Sacramento mom, daughter team for dating etiquette guide
11/19/2013 12:00 AM
11/19/2013 8:04 AM
Susan Bitar and her 17-year-old daughter, Sophia Davis, a senior at Christian Brothers High School, were talking about the ins and outs of etiquette one day when they came to the conclusion that not everybody knows this stuff.
Especially teenagers who are ready and eager to start dating. They realized bad manners would inevitably lead to bad dates.
After plenty of brainstorming, writing and editing, the mother-daughter tandem produced a brochure titled “Dating Etiquette: It’s Always in Fashion – A Guide for Guys & Girls.” They enlisted the help of Amanda Maurer, a Christian Brothers junior, to illustrate the pamphlet. They’re making it available free of charge and distributing it to local schools.
“I know I have my own ideas about etiquette, but it was really important that this reflect Sophia’s generation and that it be realistic,” said Bitar, a Sacramento public relations consultant. “I do think things change, but etiquette will always stay alive if it’s meaningful.”
Etiquette is daunting to master and is endlessly nuanced, as apparent from the dictionary-sized Emily Post reference book that Bitar brought with her for this interview.
“It’s not something you learn from your teachers or your classmates,” Davis said. “It’s something you learn from your parents. But if they don’t teach you, you’re kind of out of luck.”
Enter this trifold, cream-colored brochure (Davis said she decided to publish it in print in hopes that it would last longer and stand out from online ephemera, but it’s available as a PDF as well).
“Hardly anyone talks about manners today,” it begins. “While some people think it’s old-fashioned, knowing the basics of dating etiquette may be more timely than you think. People with good manners have a definite advantage in the world and when dating, too.”
The brochure straddles the line between contemporary and old-school, assuming traditional roles for males and females, and making no mention of same-sex dates. The boys pick up the girls for the date, for instance, and are advised to not only have a clean car – it assumes that the boy isn’t so cool or green or cash-strapped that he rides a bike or takes public transit – but to show up with a full tank of gas,
These days, when equality among the sexes is a given, gender roles can get confusing.
“I don’t think guys really open the door for girls,” said Davis. “I mean, they should, but they don’t really talk about it.”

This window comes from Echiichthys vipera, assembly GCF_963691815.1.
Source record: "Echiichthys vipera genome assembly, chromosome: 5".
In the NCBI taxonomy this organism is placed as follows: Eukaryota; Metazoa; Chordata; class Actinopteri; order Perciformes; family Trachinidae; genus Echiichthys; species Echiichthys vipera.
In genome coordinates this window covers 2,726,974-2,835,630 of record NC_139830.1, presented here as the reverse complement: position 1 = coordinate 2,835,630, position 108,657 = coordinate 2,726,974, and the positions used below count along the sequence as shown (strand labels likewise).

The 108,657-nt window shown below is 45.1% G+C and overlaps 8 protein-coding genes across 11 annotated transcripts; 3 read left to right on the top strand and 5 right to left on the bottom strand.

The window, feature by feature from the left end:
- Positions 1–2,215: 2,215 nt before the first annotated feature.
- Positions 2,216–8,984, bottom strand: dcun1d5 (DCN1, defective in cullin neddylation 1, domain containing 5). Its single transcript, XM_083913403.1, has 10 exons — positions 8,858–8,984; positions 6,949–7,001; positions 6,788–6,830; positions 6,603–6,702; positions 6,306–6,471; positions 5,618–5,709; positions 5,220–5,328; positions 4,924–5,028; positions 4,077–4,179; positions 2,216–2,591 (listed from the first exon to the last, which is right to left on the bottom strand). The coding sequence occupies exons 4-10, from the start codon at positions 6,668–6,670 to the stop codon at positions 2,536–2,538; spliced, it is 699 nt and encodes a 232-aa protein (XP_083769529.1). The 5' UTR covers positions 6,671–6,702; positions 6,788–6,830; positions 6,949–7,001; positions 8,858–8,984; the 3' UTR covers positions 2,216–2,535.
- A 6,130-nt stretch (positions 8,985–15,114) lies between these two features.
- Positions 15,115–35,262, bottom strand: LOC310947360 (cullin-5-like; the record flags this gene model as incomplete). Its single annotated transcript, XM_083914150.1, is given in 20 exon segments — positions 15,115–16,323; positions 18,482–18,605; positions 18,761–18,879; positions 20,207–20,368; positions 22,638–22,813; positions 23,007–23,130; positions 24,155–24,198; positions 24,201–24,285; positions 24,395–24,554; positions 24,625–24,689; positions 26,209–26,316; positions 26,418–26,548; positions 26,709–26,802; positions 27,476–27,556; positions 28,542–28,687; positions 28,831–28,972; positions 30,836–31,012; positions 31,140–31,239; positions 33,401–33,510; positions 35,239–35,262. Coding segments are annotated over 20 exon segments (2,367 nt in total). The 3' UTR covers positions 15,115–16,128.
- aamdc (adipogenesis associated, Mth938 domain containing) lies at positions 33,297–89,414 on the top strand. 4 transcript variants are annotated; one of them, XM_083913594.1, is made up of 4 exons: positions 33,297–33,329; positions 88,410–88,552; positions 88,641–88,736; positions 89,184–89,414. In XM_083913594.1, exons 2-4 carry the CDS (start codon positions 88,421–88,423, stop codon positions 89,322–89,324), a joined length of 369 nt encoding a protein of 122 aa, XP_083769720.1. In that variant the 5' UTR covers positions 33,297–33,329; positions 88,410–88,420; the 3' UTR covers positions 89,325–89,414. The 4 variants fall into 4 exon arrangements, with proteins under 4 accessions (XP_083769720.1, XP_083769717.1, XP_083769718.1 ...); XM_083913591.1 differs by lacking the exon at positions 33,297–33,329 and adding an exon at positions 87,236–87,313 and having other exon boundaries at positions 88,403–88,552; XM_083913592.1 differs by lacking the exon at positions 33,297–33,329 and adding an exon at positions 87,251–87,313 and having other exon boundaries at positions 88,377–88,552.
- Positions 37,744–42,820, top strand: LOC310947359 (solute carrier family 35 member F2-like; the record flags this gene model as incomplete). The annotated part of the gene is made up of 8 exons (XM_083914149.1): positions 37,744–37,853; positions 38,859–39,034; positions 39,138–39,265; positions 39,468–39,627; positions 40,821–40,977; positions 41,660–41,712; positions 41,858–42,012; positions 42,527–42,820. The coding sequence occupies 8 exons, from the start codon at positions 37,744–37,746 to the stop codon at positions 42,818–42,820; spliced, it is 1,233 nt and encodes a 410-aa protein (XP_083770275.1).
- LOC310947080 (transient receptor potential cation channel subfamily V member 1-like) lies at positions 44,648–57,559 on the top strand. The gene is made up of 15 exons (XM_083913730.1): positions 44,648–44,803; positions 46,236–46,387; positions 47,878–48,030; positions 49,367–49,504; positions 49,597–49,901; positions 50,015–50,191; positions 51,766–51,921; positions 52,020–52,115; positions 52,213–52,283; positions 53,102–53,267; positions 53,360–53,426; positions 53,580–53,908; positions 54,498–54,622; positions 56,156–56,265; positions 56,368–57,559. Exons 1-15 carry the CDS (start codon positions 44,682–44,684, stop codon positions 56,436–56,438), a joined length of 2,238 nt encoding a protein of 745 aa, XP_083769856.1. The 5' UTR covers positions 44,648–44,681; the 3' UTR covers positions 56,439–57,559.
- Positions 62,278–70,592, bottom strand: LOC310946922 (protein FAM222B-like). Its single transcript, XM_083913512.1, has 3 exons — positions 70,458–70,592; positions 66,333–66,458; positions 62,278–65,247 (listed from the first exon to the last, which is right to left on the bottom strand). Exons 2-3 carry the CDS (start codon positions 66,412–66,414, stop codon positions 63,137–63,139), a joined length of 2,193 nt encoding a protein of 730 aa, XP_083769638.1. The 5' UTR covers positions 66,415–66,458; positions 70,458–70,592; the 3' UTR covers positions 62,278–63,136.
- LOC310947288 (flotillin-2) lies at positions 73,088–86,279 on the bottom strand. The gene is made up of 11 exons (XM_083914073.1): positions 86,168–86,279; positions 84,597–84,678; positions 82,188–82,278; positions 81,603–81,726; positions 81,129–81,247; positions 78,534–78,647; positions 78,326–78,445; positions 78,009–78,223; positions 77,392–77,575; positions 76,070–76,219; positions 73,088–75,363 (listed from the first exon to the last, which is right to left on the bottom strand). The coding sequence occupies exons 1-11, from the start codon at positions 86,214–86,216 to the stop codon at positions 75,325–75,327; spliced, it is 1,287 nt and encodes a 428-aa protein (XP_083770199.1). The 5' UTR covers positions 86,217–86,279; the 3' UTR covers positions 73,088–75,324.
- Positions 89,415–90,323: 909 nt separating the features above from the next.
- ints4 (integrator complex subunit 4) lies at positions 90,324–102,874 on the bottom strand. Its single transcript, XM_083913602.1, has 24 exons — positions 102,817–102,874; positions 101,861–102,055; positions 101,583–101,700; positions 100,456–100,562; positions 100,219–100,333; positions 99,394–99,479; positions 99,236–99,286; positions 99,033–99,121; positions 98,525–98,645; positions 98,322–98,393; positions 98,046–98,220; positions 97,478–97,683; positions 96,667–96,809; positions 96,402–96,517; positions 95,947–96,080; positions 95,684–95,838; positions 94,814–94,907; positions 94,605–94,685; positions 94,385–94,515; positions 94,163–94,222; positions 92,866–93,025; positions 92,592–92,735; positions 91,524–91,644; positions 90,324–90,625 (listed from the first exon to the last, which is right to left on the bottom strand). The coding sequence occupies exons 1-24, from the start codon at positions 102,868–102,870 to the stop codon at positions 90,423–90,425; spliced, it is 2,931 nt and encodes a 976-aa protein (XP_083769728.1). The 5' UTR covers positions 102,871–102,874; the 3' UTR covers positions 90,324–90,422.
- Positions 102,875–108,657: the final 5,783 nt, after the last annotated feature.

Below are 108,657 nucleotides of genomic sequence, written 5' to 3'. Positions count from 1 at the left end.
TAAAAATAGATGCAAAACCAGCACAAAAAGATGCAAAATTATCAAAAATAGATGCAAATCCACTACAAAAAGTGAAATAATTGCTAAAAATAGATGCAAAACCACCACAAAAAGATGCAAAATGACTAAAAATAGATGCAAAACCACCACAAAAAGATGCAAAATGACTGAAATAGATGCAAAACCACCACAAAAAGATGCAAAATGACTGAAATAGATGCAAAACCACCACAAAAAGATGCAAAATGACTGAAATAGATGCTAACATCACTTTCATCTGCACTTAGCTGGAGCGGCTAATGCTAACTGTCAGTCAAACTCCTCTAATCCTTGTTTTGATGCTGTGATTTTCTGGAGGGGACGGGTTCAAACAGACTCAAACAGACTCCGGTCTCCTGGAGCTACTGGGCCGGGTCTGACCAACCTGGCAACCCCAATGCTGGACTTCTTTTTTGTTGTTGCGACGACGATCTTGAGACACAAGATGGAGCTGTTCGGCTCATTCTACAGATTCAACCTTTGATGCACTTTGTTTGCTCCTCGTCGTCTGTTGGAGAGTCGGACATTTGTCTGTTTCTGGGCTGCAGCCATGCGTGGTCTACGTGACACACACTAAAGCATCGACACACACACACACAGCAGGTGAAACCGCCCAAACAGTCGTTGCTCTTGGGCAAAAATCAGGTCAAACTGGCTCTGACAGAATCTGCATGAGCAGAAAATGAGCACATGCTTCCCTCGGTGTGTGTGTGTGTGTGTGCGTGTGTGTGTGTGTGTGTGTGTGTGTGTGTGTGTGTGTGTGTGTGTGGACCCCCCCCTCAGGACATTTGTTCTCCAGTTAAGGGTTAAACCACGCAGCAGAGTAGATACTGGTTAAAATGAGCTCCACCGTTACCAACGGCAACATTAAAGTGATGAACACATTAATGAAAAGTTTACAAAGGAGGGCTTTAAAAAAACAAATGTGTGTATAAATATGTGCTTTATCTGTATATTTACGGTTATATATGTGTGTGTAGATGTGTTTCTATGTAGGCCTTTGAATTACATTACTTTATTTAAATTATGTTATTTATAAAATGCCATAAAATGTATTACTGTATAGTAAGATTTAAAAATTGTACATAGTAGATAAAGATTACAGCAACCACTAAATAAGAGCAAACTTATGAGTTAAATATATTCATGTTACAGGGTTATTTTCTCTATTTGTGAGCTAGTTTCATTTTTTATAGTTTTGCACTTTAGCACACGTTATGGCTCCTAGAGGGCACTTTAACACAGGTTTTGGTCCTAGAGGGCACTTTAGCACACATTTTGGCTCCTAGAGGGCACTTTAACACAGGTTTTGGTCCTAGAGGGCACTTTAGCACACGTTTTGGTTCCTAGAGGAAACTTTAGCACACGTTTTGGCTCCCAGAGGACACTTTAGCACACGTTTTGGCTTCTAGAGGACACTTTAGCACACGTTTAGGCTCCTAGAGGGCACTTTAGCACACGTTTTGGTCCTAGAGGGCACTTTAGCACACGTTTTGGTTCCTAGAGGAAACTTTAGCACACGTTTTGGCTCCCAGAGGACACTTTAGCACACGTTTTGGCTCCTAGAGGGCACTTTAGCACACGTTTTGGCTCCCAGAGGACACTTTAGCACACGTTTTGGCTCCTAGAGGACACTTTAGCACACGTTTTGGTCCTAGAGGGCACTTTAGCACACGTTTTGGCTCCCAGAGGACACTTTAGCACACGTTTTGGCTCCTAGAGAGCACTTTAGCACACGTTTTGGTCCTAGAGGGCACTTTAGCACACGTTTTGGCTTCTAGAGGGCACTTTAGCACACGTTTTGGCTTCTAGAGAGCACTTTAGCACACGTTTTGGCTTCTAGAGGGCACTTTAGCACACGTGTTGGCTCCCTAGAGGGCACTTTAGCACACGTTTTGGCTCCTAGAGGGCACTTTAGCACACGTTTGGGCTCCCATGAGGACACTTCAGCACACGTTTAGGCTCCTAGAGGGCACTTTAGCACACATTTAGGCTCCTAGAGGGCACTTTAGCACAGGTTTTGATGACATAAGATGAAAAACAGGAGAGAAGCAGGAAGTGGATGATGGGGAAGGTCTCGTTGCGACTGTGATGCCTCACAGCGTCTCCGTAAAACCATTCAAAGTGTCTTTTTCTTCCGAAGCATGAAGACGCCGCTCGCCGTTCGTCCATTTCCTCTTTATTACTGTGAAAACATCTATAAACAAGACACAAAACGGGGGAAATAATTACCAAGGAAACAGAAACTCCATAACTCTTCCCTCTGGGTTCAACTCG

“Chivalry is never out of style,” added her mom.
Under the “Guide for Guys” section, the brochure advises asking the girl out for a date in person “not via text, email or even voice mail.”
The guide also touches on what to wear, then goes into some detail on how to navigate the potentially awkward, or disastrous, few minutes when the guy meets her parents or parent.
“When meeting her parents, smile and look each parent in the eye. Extend your right hand to shake her mother’s right hand first and then her father’s. If you’re meeting them for the first time, introduce yourself with your full name as you shake hands. Say goodbye to her parents as you leave.”
If you survive that, you are then advised to hold open all doors for your date throughout the evening.
Girls are advised that if they ask the guy out, they should make the plans for the night out. And, yes, if she’s doing the asking, she should do the paying if they go out to eat, according to the brochure.
Davis is not currently dating – “I don’t have time,” she said – but she did have a date for homecoming, a young man who did all the right things when it came to etiquette.
After putting together the brochure with her mom, Davis said she came to understand the importance of etiquette. It may seem like something superficial, but it’s a key element in successful social interactions.
“It just makes people work better together. It’s just a happier place when everybody is nice and thoughtful toward each other,” she said.
Bitar knew that providing an etiquette guide would be worthwhile, but she didn’t realize how readily teenagers were clamoring for this kind of information until she went to speak to a high school art class to recruit an illustrator.
“I went in and presented the idea to the students and they were so interested in it – much more so than I thought they would be,” Bitar said.
“It underscored the fact that they are missing this information and there is a great opportunity to convey it. They’re really open to it.”
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